Prior to our work, transit data for Nairobi was inaccessible, inconsistent, and unreliable. To address this problem we worked from scratch to devise a standard protocol and methodology for creating a route map along with a GTFS compatible data structure.
Student team members from the University of Nairobi sought out and rode matatus routes, with mobile devices in hand, and collected data using one of the pre-selected collecting apps. Students identified stops based on their personal knowledge, information from frequent users of these routes, visual notation (signs, shelters etc.), and if necessary, confirmation from discussion with an operator or group of commuters on a route.
With the collected data, workshops were held with the Transit Community to gain a better insight for reading the GPS data collected through the app.
Once the data was collected, it needed to be cleaned and formatted into GTFS. However, several typically required data points for the standard simply do not exist for the matatu system—data such as calendars, service frequencies and operating schedules. In addition, fares are variable, and routes and stops can change depending on traffic patterns, police checks, commuter demands or the prevailing weather. Working with a wide group of transit specialists and advocates, we developed a modified GTFS standard that would be flexible enough for transit systems with high degrees of informality like in Nairobi.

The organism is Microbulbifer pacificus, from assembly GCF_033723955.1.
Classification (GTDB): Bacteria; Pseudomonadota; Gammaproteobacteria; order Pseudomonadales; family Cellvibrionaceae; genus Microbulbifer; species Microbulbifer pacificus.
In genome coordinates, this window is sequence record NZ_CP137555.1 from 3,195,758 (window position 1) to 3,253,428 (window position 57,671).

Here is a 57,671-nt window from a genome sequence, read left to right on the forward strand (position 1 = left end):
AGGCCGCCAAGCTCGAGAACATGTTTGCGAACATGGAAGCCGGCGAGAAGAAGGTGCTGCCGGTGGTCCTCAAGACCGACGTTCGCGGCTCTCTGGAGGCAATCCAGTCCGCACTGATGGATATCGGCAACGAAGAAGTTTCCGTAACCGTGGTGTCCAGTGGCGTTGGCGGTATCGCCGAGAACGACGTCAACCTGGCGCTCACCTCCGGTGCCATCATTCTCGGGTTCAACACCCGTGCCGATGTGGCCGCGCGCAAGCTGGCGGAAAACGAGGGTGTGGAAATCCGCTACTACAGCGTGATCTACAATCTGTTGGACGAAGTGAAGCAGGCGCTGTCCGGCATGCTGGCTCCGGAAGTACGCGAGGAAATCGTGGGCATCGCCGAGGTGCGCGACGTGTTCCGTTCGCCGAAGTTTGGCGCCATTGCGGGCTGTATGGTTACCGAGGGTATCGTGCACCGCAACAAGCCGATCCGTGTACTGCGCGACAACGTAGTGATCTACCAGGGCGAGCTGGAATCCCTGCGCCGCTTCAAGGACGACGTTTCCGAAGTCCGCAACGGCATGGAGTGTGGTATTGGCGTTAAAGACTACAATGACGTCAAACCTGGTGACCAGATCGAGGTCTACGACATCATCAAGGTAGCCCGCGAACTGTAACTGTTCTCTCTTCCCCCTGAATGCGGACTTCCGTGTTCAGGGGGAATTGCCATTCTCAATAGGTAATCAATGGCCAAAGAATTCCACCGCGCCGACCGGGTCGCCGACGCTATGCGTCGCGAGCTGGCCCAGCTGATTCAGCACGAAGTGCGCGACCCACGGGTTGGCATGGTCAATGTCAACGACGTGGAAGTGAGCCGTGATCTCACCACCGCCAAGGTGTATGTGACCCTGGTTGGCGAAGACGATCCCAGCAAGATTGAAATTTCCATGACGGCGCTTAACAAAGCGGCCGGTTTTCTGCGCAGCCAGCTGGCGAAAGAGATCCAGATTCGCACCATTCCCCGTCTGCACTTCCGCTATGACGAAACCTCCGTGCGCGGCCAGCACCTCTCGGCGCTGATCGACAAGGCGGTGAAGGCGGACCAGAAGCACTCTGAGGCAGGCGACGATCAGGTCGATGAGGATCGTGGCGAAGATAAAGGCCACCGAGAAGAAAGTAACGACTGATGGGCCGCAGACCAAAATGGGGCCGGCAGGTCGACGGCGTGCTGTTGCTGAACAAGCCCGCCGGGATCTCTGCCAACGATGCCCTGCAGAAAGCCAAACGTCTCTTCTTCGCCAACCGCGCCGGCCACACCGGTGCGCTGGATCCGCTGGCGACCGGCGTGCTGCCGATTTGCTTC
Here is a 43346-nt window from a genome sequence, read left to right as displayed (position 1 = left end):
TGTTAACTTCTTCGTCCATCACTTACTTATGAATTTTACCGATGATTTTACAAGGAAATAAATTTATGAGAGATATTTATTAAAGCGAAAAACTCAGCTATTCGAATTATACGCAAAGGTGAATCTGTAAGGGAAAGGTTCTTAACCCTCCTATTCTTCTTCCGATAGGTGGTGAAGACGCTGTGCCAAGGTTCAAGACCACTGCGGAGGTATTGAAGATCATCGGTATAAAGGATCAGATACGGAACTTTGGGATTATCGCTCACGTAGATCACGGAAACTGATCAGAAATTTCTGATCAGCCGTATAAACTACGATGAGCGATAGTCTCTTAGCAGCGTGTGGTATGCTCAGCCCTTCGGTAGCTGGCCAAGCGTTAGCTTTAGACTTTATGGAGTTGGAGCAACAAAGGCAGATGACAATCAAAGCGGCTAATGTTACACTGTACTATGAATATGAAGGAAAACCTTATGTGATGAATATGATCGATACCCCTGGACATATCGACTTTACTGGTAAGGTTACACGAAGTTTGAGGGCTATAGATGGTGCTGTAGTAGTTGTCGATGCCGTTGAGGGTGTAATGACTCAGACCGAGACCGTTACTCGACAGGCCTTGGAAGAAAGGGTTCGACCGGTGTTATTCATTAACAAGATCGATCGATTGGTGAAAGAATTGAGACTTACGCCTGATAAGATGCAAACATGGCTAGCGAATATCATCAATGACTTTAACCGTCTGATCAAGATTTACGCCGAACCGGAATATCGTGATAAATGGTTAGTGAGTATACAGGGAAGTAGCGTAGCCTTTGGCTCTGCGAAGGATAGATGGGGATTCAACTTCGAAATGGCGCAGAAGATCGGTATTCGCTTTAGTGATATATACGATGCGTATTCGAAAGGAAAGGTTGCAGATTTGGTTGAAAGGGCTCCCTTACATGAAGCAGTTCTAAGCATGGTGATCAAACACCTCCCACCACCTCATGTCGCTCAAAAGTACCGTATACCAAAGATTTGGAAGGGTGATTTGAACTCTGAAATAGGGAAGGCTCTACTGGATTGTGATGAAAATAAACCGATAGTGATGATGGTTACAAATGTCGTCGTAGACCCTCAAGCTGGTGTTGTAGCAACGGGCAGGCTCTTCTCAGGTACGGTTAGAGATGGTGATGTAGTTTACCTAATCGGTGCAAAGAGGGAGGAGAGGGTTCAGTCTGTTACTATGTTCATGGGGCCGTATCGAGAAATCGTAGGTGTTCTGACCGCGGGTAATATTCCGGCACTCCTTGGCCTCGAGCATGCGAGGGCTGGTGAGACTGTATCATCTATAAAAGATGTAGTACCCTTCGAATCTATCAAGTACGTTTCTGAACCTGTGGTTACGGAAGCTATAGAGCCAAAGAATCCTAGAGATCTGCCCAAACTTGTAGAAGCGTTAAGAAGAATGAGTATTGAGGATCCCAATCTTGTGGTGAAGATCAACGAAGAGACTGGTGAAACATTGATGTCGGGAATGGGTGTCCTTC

In order to help travelers situate and orient themselves, the routes are redrawn diagrammatically along 45 and 90 angles, grouped into colored lines according to where they travel within the city, and placed in between landmarks and points of interest. Six months after the release, more than 5,000 unique IP addresses downloaded the data.
With new, high-quality data free and available, the technology community has developed five mobile applications that provide routing information to the public. These include Ma3route, Flashcast sonar, digitalmatatu, matatumap and more recently developed transit apps.
The City of Nairobi has recognized the transit map. The data and map provide the first comprehensive visualization of the matatu system and create a new planning tool for the city. For example the map is currently being used by UN HABITAT to help guide the Bus Rapid Transit (BRT) they are developing for Nairobi.